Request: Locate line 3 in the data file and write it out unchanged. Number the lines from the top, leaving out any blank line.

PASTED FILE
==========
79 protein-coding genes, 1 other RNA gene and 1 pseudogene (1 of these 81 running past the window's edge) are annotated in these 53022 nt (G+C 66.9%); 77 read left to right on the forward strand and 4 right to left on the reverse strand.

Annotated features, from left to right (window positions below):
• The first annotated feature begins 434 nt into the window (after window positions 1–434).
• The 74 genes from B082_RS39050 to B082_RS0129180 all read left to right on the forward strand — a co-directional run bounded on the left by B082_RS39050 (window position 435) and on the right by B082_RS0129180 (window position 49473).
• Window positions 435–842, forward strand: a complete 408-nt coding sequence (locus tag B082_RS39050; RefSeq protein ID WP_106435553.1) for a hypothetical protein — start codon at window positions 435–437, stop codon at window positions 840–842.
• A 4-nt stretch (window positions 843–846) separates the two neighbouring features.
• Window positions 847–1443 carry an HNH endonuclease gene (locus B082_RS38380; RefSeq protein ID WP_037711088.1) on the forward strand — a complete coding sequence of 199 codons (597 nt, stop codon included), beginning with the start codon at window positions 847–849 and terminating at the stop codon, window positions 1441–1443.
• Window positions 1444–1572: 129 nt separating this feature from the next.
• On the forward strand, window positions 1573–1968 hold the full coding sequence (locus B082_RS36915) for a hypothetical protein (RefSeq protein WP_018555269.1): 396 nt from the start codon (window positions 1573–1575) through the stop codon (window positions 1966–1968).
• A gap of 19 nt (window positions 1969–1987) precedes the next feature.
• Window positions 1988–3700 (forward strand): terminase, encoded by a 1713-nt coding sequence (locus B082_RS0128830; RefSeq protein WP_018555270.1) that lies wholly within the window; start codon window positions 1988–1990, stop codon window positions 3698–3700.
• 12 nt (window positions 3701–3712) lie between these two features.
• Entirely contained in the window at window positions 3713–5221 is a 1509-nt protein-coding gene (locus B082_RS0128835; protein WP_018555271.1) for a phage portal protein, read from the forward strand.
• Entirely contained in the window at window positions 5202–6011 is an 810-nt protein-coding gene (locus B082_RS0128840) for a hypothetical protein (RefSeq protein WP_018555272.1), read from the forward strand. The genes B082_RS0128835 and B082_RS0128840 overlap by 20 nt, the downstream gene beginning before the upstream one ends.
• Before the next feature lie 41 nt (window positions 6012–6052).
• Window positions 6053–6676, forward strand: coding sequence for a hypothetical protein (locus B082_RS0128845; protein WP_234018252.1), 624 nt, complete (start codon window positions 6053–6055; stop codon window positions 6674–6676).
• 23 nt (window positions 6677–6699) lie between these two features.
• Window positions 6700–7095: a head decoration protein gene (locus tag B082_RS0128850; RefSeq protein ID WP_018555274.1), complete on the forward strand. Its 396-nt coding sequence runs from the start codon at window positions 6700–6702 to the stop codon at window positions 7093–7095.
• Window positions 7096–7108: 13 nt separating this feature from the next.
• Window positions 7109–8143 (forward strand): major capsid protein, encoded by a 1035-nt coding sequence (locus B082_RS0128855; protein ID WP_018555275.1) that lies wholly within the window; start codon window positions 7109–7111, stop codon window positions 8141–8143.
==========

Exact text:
• The first annotated feature begins 434 nt into the window (after window positions 1–434).